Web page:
Magazine article Working Mother

Stirring the Pot

Magazine article Working Mother

Stirring the Pot

Article excerpt

Hey, Mom, know which cereal goes "Snap, crackle, pop"? What yogurt is day-at-the-spa good? And which macaroni is the cheesiest? Chances are you know, love and shop for Rice Krispies, Yoplait and Kraft Macaroni & Cheese-kitchen staples that help working moms everywhere get breakfast, lunch and dinner on the table. So as the person who hums "My bologna has a first name" while pushing the grocery cart, you might expect women to be major players in a business that produces much of what we serve our kids. Yet the food biz is still primarily a male-dominated field. Meet three women-Kellogg's nutritionist Celeste Clark, General Mills marketer Ann Simonds and Kraft commodities market specialist Marcia Glenn-who are proving that when it comes to food, mom experience is often just as critical as technical expertise. Here's how these three inspiring trailblazer moms are turning up the heat in the food industry.

CEREAL SIREN

KELLOGG'S Celeste Clark, PhD, 53, senior vice president of global nutrition and corporate affairs; mom of Cecily, 24, and Christopher, 20

In 1977, fresh out of graduate school, Celeste Clark joined Kellogg's as a nutritionist in the hope of helping her family. "I wanted to learn about diet and its relationship to health because several of my family members have high blood pressure, high cholesterol or type 2 diabetes," she says. Now she's helping people everywhere understand the importance of eating their oats and bran.

A taste for risk "We as women have to be willing to stretch some boundaries to move ahead. I was with Kellogg's for only six months when I was promoted. My new title was manager of nutrition communications, and it was my first step in moving beyond nutrition to learn other aspects of the business. Three years later, the president of what was then the U.S. food products division offered me a position as manager of print media, which was a nonnutrition-related assignment. He really took a chance on me, and I certainly took a risk going beyond nutrition into the marketing arena. But I learned how important risk-taking is by growing up in a large family with meager resources. You learned to do the best you could with what you had."

Dietary guidelines "In the mid-1980s, I was the lead nutritionist for the team working on the All-Bran cancer-prevention campaign. Back then, no one was mentioning cancer in advertising, let alone making a claim that linked diet to cancer risk. We met with people at the National Cancer Institute and developed an integrated marketing campaign to get the message out that eating right can help reduce cancer. Our ad was labeled a health message. It was a pivotal point for Kellogg's and the industry because as a result the government introduced health claim regulation."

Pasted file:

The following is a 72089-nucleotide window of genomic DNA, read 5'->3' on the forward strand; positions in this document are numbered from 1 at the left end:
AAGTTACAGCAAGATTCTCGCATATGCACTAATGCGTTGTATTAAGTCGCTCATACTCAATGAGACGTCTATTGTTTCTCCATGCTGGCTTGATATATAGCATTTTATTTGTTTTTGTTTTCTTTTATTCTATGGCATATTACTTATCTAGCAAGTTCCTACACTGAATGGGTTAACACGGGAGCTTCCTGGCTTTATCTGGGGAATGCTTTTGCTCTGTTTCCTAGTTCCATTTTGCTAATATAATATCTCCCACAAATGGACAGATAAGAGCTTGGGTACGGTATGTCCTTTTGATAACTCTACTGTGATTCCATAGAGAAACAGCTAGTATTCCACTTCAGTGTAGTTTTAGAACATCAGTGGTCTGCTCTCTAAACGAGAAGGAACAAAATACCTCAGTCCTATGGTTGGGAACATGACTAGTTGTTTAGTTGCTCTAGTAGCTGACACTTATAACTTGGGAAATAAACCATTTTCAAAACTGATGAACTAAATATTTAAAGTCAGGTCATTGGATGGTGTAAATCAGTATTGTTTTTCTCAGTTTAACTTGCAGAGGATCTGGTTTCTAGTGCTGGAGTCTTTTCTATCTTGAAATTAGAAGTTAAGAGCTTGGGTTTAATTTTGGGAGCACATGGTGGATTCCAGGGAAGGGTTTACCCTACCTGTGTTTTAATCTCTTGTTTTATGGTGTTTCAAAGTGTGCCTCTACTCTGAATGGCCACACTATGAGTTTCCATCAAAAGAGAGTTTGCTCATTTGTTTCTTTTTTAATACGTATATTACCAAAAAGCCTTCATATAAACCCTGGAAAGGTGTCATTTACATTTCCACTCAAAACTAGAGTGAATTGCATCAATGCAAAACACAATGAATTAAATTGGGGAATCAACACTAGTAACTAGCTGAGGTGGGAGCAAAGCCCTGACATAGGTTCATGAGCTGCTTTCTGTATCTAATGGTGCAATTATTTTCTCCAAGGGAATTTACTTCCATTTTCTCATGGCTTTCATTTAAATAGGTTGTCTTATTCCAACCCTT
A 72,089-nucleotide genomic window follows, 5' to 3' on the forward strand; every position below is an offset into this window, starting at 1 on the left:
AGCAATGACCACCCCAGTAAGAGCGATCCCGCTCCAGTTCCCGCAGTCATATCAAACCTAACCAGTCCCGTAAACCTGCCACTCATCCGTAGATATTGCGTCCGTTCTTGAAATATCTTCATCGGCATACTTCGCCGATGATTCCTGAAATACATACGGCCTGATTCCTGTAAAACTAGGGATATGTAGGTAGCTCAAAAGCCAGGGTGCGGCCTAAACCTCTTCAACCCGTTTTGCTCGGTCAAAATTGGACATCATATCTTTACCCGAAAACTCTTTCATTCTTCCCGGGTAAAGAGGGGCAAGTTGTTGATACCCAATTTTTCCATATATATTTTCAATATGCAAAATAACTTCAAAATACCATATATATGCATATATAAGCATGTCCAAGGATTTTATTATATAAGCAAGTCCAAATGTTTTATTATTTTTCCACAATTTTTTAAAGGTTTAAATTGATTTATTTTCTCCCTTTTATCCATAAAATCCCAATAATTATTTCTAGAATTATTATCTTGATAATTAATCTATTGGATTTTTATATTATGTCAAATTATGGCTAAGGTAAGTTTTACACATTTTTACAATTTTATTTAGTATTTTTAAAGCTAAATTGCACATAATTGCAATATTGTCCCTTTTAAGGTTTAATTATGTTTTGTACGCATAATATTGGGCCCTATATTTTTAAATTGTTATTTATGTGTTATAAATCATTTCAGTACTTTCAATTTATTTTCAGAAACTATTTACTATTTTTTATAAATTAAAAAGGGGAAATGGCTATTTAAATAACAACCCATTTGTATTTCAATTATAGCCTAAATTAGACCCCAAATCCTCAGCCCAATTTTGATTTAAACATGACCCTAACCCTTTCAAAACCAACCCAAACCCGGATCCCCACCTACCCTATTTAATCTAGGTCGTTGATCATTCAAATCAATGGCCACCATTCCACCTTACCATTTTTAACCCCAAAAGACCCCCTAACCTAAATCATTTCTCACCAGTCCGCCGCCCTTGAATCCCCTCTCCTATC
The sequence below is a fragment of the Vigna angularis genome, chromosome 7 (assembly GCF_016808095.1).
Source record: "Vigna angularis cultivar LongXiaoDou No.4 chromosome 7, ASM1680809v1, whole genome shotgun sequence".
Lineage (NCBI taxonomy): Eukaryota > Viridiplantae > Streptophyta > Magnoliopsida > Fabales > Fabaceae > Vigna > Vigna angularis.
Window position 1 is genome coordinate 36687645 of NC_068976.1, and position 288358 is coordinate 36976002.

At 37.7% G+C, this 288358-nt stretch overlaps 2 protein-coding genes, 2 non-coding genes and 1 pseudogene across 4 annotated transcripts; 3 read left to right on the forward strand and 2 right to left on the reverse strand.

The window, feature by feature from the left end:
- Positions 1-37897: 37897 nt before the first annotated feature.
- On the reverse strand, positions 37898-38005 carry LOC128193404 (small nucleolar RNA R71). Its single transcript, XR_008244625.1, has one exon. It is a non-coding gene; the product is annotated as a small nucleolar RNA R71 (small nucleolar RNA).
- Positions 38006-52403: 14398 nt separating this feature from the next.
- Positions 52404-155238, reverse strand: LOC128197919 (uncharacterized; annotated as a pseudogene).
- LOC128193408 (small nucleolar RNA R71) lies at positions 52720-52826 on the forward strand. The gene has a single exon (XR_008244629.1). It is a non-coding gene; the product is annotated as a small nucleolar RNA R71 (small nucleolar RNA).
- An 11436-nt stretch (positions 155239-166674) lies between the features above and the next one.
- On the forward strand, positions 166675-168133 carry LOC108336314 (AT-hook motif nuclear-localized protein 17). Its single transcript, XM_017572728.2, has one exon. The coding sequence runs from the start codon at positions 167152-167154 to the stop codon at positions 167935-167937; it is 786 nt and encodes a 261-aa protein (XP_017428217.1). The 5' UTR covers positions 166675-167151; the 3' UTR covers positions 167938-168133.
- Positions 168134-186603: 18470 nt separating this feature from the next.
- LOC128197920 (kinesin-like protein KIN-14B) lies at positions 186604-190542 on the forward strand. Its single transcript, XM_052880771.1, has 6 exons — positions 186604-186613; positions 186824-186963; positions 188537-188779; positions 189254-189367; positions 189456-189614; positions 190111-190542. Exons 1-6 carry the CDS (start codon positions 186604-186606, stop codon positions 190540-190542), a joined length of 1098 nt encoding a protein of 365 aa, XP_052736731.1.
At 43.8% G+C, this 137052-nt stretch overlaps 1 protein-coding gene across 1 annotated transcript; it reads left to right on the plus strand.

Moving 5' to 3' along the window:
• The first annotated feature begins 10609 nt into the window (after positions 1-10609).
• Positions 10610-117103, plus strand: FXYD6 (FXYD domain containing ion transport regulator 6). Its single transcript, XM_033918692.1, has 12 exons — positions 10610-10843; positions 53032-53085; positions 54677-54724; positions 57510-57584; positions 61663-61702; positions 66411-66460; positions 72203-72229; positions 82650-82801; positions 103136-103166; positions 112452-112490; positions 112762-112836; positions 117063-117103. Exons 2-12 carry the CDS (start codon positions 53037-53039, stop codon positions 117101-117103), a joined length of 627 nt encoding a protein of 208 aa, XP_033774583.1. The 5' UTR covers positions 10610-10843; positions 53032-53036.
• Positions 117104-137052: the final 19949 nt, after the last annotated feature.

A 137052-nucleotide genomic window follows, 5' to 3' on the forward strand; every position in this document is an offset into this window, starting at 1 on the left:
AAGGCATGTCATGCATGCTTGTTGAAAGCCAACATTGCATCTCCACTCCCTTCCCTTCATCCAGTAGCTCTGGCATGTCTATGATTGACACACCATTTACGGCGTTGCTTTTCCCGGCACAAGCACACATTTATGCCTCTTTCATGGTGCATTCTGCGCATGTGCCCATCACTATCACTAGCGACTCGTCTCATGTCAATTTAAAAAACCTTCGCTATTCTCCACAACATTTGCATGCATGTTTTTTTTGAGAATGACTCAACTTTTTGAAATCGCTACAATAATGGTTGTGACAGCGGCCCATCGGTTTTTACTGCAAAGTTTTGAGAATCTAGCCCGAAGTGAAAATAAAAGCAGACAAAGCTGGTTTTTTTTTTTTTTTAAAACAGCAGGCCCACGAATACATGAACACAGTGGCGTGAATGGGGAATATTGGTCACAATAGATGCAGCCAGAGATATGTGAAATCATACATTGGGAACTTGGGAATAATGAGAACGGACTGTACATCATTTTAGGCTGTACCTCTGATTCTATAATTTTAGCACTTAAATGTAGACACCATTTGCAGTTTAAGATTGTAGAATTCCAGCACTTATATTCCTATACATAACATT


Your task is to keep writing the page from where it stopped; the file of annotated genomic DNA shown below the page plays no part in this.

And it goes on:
Food for thought "I was the first AfricanAmerican woman named to the executive level at Kellogg's. I've learned to be what I call easy company. That doesn't mean I'm a pushover, but I have figured out how to be effective with different types of people. At times I was the only woman in work situations and once had a colleague talk about women as if I weren't even in the room. I asked, 'What about me?' and he said, Oh, you're one of us.'"

The spice of life "Thirty years ago when I first started working in corporate America, women all wore navy blue, black or gray. At some point you ask yourself, 'Can't I do something different and wear a little color?' My favorite suit is one my husband bought meit's fuchsia trimmed with black velvet!"

A sweet spot "Being a working mother is a juggling act-it's about setting priorities and making sacrifices. On any day the pendulum swings one way or the other, but you try to develop what I call your sweet spot. My kids always had lots of activities, and my son, Christopher, has competed in USTA tennis tournaments since he was nine. I've skipped company functions to catch his matches. The next day no one remembers I wasn't there, but my son remembers his mom yelling, 'Point by point! …

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